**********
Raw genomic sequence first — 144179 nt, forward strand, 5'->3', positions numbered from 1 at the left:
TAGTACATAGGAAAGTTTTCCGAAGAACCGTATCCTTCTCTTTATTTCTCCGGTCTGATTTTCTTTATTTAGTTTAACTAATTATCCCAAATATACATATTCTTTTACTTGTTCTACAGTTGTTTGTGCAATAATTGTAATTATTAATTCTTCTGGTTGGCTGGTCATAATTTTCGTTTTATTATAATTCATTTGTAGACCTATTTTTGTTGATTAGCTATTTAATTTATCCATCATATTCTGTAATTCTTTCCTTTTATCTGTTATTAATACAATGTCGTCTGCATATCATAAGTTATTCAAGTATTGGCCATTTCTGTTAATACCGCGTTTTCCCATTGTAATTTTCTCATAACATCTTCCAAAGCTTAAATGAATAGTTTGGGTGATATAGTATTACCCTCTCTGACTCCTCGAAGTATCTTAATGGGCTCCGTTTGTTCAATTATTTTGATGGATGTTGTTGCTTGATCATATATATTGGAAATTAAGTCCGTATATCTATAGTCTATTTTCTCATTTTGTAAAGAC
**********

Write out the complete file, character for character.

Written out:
Raw genomic sequence first — 144179 nt, forward strand, 5'->3', positions numbered from 1 at the left:
TAGTACATAGGAAAGTTTTCCGAAGAACCGTATCCTTCTCTTTATTTCTCCGGTCTGATTTTCTTTATTTAGTTTAACTAATTATCCCAAATATACATATTCTTTTACTTGTTCTACAGTTGTTTGTGCAATAATTGTAATTATTAATTCTTCTGGTTGGCTGGTCATAATTTTCGTTTTATTATAATTCATTTGTAGACCTATTTTTGTTGATTAGCTATTTAATTTATCCATCATATTCTGTAATTCTTTCCTTTTATCTGTTATTAATACAATGTCGTCTGCATATCATAAGTTATTCAAGTATTGGCCATTTCTGTTAATACCGCGTTTTCCCATTGTAATTTTCTCATAACATCTTCCAAAGCTTAAATGAATAGTTTGGGTGATATAGTATTACCCTCTCTGACTCCTCGAAGTATCTTAATGGGCTCCGTTTGTTCAATTATTTTGATGGATGTTGTTGCTTGATCATATATATTGGAAATTAAGTCCGTATATCTATAGTCTATTTTCTCATTTTGTAAAGAC